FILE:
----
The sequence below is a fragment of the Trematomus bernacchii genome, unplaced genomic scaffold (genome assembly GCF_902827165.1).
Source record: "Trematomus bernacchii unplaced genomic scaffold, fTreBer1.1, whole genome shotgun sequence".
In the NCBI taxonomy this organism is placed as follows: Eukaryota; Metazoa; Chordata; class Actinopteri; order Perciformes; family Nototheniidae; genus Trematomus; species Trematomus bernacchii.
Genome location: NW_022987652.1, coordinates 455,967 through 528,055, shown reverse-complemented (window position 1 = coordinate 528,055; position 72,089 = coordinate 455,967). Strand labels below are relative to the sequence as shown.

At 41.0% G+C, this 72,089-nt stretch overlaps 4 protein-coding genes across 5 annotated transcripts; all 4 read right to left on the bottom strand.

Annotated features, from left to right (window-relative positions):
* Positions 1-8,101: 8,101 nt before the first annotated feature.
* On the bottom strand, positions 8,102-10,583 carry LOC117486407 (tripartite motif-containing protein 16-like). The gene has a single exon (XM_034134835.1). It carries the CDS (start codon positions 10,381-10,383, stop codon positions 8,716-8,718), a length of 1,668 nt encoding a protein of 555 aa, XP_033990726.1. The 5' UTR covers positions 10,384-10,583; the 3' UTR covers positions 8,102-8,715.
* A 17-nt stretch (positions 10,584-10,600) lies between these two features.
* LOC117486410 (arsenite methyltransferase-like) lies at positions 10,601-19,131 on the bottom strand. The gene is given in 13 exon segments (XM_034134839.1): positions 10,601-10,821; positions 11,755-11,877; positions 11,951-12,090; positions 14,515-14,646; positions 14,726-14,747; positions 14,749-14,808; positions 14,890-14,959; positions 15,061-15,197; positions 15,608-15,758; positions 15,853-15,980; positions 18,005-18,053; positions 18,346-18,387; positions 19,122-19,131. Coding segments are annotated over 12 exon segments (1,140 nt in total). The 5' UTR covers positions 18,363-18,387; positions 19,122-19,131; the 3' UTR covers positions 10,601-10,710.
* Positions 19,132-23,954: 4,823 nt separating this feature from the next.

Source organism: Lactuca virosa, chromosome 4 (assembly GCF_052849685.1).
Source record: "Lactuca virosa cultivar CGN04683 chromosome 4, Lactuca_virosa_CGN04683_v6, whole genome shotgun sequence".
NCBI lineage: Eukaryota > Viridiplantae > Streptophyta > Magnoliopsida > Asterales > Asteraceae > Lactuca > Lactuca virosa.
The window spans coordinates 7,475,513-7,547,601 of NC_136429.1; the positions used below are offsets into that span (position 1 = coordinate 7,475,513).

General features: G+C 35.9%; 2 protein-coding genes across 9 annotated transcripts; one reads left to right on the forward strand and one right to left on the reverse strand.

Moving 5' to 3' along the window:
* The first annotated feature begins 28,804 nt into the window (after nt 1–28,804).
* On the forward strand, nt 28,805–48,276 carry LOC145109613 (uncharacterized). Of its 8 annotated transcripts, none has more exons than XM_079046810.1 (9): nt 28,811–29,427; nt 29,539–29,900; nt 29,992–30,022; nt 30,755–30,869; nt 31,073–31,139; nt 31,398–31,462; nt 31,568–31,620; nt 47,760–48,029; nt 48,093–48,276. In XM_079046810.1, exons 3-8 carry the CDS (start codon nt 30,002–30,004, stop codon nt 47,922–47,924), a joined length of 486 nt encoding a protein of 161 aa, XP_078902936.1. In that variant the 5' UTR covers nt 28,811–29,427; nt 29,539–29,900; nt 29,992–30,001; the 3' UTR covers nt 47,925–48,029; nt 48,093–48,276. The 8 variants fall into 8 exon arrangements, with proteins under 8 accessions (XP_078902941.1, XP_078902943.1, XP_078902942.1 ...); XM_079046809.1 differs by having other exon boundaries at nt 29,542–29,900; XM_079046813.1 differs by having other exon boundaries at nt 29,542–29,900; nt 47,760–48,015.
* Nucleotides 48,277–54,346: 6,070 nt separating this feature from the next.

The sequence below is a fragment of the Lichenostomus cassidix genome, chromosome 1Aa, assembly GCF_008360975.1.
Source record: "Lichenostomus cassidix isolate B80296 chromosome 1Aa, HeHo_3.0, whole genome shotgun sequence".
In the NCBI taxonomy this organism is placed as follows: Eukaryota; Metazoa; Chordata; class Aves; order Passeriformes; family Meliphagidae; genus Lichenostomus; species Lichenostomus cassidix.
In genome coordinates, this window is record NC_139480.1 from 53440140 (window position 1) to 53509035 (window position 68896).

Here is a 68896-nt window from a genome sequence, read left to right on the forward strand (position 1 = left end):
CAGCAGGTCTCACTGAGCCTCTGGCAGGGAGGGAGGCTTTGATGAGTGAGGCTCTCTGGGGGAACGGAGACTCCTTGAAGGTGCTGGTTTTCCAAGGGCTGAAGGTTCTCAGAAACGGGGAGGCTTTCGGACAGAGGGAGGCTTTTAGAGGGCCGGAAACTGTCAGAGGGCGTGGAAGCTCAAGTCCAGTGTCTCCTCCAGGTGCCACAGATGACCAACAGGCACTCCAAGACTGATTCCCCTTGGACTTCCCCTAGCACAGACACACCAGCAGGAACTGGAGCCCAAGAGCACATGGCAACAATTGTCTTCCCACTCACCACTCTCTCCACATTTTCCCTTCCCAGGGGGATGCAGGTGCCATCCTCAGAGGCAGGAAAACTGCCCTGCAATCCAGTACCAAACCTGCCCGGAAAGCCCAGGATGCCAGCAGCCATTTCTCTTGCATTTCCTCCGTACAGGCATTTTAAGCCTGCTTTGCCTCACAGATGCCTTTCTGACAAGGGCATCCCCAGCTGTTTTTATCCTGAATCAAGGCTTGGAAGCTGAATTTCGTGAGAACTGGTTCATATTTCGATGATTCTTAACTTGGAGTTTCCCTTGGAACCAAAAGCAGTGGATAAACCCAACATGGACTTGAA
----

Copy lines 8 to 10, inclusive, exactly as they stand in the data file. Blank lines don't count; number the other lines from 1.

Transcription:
* On the bottom strand, positions 8,102-10,583 carry LOC117486407 (tripartite motif-containing protein 16-like). The gene has a single exon (XM_034134835.1). It carries the CDS (start codon positions 10,381-10,383, stop codon positions 8,716-8,718), a length of 1,668 nt encoding a protein of 555 aa, XP_033990726.1. The 5' UTR covers positions 10,384-10,583; the 3' UTR covers positions 8,102-8,715.
* A 17-nt stretch (positions 10,584-10,600) lies between these two features.
* LOC117486410 (arsenite methyltransferase-like) lies at positions 10,601-19,131 on the bottom strand. The gene is given in 13 exon segments (XM_034134839.1): positions 10,601-10,821; positions 11,755-11,877; positions 11,951-12,090; positions 14,515-14,646; positions 14,726-14,747; positions 14,749-14,808; positions 14,890-14,959; positions 15,061-15,197; positions 15,608-15,758; positions 15,853-15,980; positions 18,005-18,053; positions 18,346-18,387; positions 19,122-19,131. Coding segments are annotated over 12 exon segments (1,140 nt in total). The 5' UTR covers positions 18,363-18,387; positions 19,122-19,131; the 3' UTR covers positions 10,601-10,710.